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Painting of naked Zapata stirs uproar in Mexico

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A controversial painting of Mexican revolutionary leader Emiliano Zapata has pitted his family and supporters against the work's artist and the LGBT community in a contentious dispute that erupted in heated protests Tuesday.

The divisive image shows the iconic figure naked and wearing a pink hat and high heels shaped like guns, while perched suggestively on a horse that has an erection.

Some hundred protesters stormed the Palacio de Bellas Artes -- Mexico's premier cultural center -- chanting "Burn it! Burn it!" and threatening to set the painting on fire Tuesday. They said the painting, called "La Revolucion," "denigrates" the revolutionary's likeness.

The protesters, many of them campesinos, or peasant tenant farmers who are sympathetic to the message of Zapata -- himself a campesino from Morelos state -- demonstrated outside the museum for hours.

Some shouted homophobic slurs, which prompted a small group of LGBT community members and supporters to gather nearby and push back as tensions rose.

"I'm pretty surprised by this violent demonstration ... Why does the feminine figure have to inspire this much offense?" the work's painter Fabian Chairez asked on Radio Formula.

The painting, which was finished in 2014 and has already been displayed, is part of an exhibit called "Emiliano. Zapata After Zapata," which commemorates the 100-year anniversary of his death.

Cultural authorities featured the painting of Zapata, who is a prominent symbol of the Mexican Revolution, in a brochure, which then led to the fracas.

"We are trying to open a dialogue. This is a museum open to all Mexicans, to all of the protesters and those who support it," Palacio de Bellas Artes director Miguel Fernandez told the press.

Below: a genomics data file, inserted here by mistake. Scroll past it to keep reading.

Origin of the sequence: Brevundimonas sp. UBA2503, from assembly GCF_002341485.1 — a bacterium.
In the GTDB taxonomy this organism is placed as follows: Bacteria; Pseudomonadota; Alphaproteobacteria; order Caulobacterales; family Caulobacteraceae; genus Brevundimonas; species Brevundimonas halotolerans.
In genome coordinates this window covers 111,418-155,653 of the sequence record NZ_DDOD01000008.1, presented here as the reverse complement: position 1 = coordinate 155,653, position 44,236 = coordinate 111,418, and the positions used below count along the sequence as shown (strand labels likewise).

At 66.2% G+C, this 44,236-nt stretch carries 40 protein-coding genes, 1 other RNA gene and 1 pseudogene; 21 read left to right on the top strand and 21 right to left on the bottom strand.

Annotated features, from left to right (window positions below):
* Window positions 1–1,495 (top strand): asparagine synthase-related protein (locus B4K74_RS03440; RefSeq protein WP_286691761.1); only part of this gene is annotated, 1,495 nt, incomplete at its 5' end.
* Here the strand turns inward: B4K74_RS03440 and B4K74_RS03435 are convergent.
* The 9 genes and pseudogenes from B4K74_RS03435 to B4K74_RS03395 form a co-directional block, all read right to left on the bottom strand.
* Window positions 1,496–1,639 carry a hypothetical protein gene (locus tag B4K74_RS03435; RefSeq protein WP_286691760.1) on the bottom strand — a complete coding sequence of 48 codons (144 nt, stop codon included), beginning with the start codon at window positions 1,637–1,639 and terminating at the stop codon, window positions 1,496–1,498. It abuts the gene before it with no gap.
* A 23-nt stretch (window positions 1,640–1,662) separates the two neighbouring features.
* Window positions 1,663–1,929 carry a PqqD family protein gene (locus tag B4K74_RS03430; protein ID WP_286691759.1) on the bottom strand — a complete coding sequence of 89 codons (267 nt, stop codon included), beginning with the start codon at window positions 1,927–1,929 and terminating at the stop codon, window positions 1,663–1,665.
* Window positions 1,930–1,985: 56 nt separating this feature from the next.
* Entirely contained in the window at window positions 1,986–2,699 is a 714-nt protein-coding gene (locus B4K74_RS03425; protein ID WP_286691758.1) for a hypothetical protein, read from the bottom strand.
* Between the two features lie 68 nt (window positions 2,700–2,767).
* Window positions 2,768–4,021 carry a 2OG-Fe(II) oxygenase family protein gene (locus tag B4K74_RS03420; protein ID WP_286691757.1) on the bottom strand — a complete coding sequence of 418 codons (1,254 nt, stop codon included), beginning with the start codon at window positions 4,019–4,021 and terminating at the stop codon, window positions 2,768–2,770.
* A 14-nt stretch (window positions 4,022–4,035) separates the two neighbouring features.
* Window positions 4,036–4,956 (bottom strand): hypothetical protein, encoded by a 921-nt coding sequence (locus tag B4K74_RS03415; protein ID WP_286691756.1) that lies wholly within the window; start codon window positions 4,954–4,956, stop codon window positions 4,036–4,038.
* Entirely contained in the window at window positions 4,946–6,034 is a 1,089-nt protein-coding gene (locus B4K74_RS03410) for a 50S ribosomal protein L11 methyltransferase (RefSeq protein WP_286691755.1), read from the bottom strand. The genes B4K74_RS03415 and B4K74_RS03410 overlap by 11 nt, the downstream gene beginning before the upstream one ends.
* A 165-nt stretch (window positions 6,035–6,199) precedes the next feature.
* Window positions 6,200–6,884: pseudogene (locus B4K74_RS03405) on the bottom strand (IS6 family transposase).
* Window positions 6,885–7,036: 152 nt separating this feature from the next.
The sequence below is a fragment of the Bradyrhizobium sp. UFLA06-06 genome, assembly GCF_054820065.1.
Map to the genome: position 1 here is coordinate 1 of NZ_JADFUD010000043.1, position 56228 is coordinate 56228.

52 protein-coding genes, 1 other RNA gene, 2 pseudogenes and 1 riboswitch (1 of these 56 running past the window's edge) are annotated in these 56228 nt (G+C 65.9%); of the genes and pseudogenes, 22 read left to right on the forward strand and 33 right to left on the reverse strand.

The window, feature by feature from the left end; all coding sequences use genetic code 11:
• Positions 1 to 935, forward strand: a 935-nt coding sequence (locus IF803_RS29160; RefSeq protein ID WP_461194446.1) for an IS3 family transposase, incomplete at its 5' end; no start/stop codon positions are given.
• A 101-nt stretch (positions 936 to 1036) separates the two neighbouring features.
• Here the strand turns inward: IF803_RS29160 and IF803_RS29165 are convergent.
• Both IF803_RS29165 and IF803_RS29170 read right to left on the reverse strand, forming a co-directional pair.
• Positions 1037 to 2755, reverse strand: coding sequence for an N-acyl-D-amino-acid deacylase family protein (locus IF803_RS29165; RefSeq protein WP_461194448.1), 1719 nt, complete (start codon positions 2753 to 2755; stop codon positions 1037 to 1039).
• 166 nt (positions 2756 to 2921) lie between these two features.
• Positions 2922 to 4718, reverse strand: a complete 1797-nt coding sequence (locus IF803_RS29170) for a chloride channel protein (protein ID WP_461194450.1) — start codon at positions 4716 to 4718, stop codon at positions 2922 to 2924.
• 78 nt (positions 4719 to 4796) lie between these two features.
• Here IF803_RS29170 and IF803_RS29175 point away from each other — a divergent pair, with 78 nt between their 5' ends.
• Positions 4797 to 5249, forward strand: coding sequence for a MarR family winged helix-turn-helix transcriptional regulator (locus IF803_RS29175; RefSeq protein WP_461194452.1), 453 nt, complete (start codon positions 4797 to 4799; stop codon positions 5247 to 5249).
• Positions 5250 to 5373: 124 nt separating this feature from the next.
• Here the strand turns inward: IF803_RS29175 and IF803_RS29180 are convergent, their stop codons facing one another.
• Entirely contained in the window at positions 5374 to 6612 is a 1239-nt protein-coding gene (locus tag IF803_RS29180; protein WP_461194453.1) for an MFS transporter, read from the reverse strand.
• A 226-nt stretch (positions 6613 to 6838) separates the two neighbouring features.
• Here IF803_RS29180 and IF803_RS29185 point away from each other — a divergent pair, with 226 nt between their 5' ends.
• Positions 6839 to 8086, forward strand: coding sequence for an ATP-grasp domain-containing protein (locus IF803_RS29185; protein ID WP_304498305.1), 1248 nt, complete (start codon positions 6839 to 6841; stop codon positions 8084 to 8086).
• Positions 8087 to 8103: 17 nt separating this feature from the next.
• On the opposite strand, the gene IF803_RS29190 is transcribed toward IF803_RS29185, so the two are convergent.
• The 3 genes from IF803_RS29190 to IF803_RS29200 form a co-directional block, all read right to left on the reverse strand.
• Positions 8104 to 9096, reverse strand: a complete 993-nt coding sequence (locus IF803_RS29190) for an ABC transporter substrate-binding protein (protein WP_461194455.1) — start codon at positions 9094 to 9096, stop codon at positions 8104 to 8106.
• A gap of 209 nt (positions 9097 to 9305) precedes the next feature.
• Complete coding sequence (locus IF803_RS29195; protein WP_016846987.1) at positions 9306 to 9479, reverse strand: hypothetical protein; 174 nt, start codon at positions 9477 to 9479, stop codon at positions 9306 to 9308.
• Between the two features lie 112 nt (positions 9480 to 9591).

The painting has already generated expressions of disapproval from Zapata's family and supporters, including his grandson Jorge Zapata, who warned that he plans to bring legal action against artist Chairez.

Museum officials have said that "La Revolucion" will remain part of the exhibit, even as the protesters have promised to return "every day" until it is removed.

Mexico's leftist President Andre Manuel Lopez Obrador has declared the whole year in observance of the 100th anniversary of the historical figure's death.

A controversial painting of Mexican revolutionary leader Emiliano Zapata has pitted his family and supporters against the work’s artist and the LGBT community in a contentious dispute that erupted in heated protests Tuesday.

The divisive image shows the iconic figure naked and wearing a pink hat and high heels shaped like guns, while perched suggestively on a horse that has an erection.

Some hundred protesters stormed the Palacio de Bellas Artes — Mexico’s premier cultural center — chanting “Burn it! Burn it!” and threatening to set the painting on fire Tuesday. They said the painting, called “La Revolucion,” “denigrates” the revolutionary’s likeness.

The protesters, many of them campesinos, or peasant tenant farmers who are sympathetic to the message of Zapata — himself a campesino from Morelos state — demonstrated outside the museum for hours.

Some shouted homophobic slurs, which prompted a small group of LGBT community members and supporters to gather nearby and push back as tensions rose.

“I’m pretty surprised by this violent demonstration … Why does the feminine figure have to inspire this much offense?” the work’s painter Fabian Chairez asked on Radio Formula.

The painting, which was finished in 2014 and has already been displayed, is part of an exhibit called “Emiliano. Zapata After Zapata,” which commemorates the 100-year anniversary of his death.

Cultural authorities featured the painting of Zapata, who is a prominent symbol of the Mexican Revolution, in a brochure, which then led to the fracas.

“We are trying to open a dialogue. This is a museum open to all Mexicans, to all of the protesters and those who support it,” Palacio de Bellas Artes director Miguel Fernandez told the press.

The painting has already generated expressions of disapproval from Zapata’s family and supporters, including his grandson Jorge Zapata, who warned that he plans to bring legal action against artist Chairez.

Museum officials have said that “La Revolucion” will remain part of the exhibit, even as the protesters have promised to return “every day” until it is removed.

Mexico’s leftist President Andre Manuel Lopez Obrador has declared the whole year in observance of the 100th anniversary of the historical figure’s death.

AFP
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